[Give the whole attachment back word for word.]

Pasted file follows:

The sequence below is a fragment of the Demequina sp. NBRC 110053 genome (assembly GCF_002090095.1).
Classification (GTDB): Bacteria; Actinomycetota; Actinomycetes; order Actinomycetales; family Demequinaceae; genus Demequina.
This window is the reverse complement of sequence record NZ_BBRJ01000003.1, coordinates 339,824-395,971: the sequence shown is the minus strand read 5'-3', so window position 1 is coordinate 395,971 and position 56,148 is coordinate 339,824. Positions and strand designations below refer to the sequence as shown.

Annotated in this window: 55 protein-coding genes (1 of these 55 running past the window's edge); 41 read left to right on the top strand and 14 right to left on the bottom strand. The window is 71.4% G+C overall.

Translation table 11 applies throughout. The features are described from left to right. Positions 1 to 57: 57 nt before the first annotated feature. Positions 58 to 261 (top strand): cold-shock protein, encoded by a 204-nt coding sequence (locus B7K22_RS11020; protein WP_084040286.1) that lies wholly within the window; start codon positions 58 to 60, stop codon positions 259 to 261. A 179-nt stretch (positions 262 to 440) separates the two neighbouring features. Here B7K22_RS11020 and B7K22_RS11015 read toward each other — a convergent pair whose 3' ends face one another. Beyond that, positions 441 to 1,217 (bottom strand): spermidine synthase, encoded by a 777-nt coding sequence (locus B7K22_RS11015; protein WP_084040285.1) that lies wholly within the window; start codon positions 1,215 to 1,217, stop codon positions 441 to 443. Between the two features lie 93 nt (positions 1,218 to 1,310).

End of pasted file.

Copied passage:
The sequence below is a fragment of the Demequina sp. NBRC 110053 genome (assembly GCF_002090095.1).
Classification (GTDB): Bacteria; Actinomycetota; Actinomycetes; order Actinomycetales; family Demequinaceae; genus Demequina.
This window is the reverse complement of sequence record NZ_BBRJ01000003.1, coordinates 339,824-395,971: the sequence shown is the minus strand read 5'-3', so window position 1 is coordinate 395,971 and position 56,148 is coordinate 339,824. Positions and strand designations below refer to the sequence as shown.

Annotated in this window: 55 protein-coding genes (1 of these 55 running past the window's edge); 41 read left to right on the top strand and 14 right to left on the bottom strand. The window is 71.4% G+C overall.

Translation table 11 applies throughout. The features are described from left to right. Positions 1 to 57: 57 nt before the first annotated feature. Positions 58 to 261 (top strand): cold-shock protein, encoded by a 204-nt coding sequence (locus B7K22_RS11020; protein WP_084040286.1) that lies wholly within the window; start codon positions 58 to 60, stop codon positions 259 to 261. A 179-nt stretch (positions 262 to 440) separates the two neighbouring features. Here B7K22_RS11020 and B7K22_RS11015 read toward each other — a convergent pair whose 3' ends face one another. Beyond that, positions 441 to 1,217 (bottom strand): spermidine synthase, encoded by a 777-nt coding sequence (locus B7K22_RS11015; protein WP_084040285.1) that lies wholly within the window; start codon positions 1,215 to 1,217, stop codon positions 441 to 443. Between the two features lie 93 nt (positions 1,218 to 1,310).